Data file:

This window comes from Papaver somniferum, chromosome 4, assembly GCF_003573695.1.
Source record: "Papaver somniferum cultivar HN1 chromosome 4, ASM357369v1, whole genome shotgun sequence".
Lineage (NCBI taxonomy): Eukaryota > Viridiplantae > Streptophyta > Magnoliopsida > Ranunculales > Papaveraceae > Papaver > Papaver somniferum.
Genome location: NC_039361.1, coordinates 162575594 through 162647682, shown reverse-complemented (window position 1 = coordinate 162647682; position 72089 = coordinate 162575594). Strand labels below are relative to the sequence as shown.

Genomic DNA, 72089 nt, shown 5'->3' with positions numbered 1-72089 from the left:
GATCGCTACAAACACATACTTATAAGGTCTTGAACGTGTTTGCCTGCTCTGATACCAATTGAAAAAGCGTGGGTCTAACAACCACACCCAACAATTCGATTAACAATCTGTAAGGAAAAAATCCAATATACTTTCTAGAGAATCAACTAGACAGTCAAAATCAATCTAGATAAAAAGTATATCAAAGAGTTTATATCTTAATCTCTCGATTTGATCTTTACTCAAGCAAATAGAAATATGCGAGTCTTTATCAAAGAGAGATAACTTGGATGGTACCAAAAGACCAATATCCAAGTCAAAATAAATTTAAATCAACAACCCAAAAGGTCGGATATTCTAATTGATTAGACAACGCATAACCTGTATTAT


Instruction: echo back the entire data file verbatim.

This window comes from Papaver somniferum, chromosome 4, assembly GCF_003573695.1.
Source record: "Papaver somniferum cultivar HN1 chromosome 4, ASM357369v1, whole genome shotgun sequence".
Lineage (NCBI taxonomy): Eukaryota > Viridiplantae > Streptophyta > Magnoliopsida > Ranunculales > Papaveraceae > Papaver > Papaver somniferum.
Genome location: NC_039361.1, coordinates 162575594 through 162647682, shown reverse-complemented (window position 1 = coordinate 162647682; position 72089 = coordinate 162575594). Strand labels below are relative to the sequence as shown.

Genomic DNA, 72089 nt, shown 5'->3' with positions numbered 1-72089 from the left:
GATCGCTACAAACACATACTTATAAGGTCTTGAACGTGTTTGCCTGCTCTGATACCAATTGAAAAAGCGTGGGTCTAACAACCACACCCAACAATTCGATTAACAATCTGTAAGGAAAAAATCCAATATACTTTCTAGAGAATCAACTAGACAGTCAAAATCAATCTAGATAAAAAGTATATCAAAGAGTTTATATCTTAATCTCTCGATTTGATCTTTACTCAAGCAAATAGAAATATGCGAGTCTTTATCAAAGAGAGATAACTTGGATGGTACCAAAAGACCAATATCCAAGTCAAAATAAATTTAAATCAACAACCCAAAAGGTCGGATATTCTAATTGATTAGACAACGCATAACCTGTATTAT